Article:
The COVID-19 pandemic deprives us of personal contact and involvement in others’ lives. Isolation and the absence of interaction with others can be very traumatic.
Alison James (2015) refers to traumatic events like the death of a loved one or any circumstances where one is deprived of something dear to them as “loss-events”. The pandemic created many loss-events. Due to lockdown restrictions, it is not possible to drop in for a visit to our loved ones. However, when we do have the privilege of paying someone a visit, social distancing rudely awakens the reality of separation, which causes emotional disconnection. This lack of togetherness creates a certain sense of loss and down-heartedness. Johann Hari (Lost Connections, 2019), speculated that feeling disheartened could be a form of grief, grief for our lives not being as they should.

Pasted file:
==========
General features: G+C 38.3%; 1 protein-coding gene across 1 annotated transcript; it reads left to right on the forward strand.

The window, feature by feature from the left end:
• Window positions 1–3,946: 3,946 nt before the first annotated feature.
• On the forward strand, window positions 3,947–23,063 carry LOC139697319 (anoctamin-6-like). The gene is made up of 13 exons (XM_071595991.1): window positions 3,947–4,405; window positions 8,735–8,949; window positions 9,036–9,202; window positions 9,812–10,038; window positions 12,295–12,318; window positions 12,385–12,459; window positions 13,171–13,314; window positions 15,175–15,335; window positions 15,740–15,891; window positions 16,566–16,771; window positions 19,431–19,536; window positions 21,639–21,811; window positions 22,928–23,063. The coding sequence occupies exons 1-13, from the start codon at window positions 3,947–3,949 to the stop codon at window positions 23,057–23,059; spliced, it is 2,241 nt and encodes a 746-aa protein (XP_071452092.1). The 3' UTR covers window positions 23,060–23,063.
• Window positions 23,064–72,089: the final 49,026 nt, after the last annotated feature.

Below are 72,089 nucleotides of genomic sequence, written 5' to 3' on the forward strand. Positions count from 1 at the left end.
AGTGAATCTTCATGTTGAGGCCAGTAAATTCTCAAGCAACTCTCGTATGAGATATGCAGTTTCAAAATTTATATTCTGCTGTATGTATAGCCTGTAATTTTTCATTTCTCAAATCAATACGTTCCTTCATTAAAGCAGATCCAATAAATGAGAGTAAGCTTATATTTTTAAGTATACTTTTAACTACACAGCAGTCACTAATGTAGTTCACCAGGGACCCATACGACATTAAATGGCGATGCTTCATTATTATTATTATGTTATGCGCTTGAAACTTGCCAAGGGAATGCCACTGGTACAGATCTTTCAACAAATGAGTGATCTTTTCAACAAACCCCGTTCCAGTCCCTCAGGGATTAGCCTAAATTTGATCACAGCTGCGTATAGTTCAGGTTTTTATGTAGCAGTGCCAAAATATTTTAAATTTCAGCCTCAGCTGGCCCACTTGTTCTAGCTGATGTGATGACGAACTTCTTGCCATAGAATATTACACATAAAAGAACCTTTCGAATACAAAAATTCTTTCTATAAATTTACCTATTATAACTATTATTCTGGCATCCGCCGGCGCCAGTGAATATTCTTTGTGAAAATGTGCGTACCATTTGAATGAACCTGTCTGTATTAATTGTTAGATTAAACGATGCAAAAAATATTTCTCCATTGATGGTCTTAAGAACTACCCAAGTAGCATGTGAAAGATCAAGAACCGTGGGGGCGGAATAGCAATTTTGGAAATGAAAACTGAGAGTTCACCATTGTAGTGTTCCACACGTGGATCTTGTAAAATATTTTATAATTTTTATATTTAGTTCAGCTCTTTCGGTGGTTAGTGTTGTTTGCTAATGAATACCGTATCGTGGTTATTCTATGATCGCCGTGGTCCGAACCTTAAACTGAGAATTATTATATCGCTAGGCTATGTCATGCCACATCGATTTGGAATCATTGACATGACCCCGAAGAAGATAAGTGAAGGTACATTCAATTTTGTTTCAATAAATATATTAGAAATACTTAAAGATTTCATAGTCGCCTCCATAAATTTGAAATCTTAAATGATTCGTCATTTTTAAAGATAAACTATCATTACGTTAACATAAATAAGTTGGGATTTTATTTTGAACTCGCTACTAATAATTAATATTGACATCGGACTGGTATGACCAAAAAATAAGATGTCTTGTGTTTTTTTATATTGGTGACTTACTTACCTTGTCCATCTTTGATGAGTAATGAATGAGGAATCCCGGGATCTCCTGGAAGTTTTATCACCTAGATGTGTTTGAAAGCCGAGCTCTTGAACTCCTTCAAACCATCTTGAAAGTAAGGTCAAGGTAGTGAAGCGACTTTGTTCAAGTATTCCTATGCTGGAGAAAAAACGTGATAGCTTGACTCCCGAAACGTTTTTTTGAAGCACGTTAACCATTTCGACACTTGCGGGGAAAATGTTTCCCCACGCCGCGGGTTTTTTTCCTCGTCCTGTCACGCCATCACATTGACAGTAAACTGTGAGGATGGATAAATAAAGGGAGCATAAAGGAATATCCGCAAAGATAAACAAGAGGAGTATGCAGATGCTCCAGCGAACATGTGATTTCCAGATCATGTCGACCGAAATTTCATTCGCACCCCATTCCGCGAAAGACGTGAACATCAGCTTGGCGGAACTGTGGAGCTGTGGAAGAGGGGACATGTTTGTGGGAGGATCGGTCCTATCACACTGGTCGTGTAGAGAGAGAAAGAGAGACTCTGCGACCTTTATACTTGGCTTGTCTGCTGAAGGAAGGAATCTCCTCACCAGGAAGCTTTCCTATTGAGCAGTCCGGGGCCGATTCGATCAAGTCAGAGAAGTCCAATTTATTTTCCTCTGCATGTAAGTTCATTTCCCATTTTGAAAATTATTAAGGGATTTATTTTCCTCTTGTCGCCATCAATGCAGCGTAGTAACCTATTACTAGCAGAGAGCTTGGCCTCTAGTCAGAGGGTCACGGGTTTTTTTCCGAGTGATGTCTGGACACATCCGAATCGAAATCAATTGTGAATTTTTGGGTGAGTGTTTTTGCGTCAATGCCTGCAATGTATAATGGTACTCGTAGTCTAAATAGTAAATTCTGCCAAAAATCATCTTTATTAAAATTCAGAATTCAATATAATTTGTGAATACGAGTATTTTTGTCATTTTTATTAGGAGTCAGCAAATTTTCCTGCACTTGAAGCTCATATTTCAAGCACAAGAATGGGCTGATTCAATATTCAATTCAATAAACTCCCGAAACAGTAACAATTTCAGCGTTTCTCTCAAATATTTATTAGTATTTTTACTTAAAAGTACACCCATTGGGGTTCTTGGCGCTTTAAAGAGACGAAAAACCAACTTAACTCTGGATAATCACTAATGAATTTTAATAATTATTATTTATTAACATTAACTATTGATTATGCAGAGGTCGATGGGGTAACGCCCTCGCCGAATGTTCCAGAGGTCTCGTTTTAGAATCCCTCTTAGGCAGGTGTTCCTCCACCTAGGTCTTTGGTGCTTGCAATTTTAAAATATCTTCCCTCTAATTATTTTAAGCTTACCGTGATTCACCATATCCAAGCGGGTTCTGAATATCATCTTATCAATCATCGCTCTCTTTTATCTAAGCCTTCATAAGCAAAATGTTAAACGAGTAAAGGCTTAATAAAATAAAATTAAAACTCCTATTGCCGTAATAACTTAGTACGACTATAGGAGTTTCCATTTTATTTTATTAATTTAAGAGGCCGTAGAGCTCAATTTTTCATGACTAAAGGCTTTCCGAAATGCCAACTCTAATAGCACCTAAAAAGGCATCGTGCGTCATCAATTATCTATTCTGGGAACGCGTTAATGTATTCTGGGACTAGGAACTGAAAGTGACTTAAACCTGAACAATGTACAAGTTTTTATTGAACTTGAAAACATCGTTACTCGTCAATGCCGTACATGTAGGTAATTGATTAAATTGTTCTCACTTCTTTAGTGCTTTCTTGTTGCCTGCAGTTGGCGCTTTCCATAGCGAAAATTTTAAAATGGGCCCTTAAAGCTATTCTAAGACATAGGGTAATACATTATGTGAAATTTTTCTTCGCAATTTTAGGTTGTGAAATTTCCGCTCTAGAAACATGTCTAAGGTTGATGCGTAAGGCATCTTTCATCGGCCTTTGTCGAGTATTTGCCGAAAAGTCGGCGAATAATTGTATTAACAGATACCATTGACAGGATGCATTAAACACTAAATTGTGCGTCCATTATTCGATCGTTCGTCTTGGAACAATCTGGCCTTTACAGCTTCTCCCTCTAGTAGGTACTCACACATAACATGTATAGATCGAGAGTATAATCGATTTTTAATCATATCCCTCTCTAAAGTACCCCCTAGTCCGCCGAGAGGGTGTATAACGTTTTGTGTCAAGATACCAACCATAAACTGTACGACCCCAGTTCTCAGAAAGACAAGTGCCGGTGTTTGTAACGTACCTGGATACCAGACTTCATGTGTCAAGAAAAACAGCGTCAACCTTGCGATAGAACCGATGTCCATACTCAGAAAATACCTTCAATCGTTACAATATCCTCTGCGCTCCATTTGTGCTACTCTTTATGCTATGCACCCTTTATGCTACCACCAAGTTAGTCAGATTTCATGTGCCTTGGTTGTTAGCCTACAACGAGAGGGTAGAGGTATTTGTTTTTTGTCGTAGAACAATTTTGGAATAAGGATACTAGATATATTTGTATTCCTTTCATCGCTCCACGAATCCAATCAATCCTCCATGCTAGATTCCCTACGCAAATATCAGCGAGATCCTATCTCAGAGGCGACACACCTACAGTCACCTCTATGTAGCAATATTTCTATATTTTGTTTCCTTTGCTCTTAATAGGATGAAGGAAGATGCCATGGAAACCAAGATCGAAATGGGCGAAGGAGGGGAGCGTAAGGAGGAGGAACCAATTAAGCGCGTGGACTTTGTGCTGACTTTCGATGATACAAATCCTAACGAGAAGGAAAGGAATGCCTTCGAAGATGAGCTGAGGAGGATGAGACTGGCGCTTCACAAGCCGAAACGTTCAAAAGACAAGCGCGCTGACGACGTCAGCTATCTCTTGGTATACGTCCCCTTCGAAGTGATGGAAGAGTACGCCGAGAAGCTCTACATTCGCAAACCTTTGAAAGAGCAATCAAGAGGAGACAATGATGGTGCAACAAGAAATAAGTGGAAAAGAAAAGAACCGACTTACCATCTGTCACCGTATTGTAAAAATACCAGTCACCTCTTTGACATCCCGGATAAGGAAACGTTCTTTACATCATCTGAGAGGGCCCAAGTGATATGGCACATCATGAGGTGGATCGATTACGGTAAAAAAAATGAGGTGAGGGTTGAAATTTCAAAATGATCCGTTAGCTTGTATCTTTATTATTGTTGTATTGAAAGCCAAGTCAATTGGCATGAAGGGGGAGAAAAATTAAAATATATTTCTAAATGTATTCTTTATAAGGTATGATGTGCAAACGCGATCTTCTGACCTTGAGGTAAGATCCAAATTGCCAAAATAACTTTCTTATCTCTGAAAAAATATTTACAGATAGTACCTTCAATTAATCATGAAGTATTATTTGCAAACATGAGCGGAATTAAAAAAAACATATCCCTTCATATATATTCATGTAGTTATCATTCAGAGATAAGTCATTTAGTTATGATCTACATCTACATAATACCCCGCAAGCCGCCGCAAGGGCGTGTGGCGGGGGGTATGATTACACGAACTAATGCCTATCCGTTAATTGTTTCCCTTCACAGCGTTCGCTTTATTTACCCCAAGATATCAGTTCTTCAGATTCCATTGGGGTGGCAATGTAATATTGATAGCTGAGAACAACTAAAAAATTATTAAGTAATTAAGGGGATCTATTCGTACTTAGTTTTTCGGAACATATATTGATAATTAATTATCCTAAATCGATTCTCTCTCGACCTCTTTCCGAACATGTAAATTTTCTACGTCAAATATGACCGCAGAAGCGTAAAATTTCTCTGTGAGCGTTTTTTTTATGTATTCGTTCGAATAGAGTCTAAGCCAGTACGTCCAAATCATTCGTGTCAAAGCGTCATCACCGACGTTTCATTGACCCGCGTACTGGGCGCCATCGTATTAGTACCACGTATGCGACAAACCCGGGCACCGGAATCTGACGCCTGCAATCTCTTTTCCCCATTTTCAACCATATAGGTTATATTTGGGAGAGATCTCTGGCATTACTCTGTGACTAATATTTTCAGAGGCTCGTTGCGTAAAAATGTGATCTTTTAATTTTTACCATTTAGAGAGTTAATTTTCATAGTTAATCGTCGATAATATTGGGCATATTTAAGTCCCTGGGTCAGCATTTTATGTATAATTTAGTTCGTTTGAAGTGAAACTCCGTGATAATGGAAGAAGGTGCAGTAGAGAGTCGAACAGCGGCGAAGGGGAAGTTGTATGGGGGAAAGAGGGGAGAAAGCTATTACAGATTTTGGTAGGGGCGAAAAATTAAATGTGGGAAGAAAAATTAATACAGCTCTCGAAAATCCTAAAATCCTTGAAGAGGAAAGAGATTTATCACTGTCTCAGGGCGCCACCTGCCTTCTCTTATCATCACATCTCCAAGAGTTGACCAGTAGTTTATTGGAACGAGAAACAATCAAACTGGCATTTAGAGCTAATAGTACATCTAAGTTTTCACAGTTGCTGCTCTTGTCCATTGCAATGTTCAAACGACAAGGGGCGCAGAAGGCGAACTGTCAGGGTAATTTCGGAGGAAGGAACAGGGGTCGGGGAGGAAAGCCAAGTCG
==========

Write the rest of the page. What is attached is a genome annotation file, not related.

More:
The outcome of any loss or traumatic experience (like the pandemic) ends in grief, which is the normal and natural response to loss. More than often, grief is worsened by means of language; for instance, telling someone to “just get over” their disappointment of not being able to visit a family member in hospital or not being able to visit a favourite holiday spot, merely accentuates the sadness associated with their feeling of loss. Listening with a “loving and sensitive” ear may ease their burden.
We may also lessen the “loss-events” in these pandemic times by way of focusing on the uplifting narratives of how a person’s unselfish and lovable actions reduced the distress of others. For example, stories of medical staff tenderly reaching out to patients trying to fill the loss of being without their loved ones in their last hours etc.
If your loss has become too heavy to carry and you need assistance to manage your grieve, get help from professional therapists.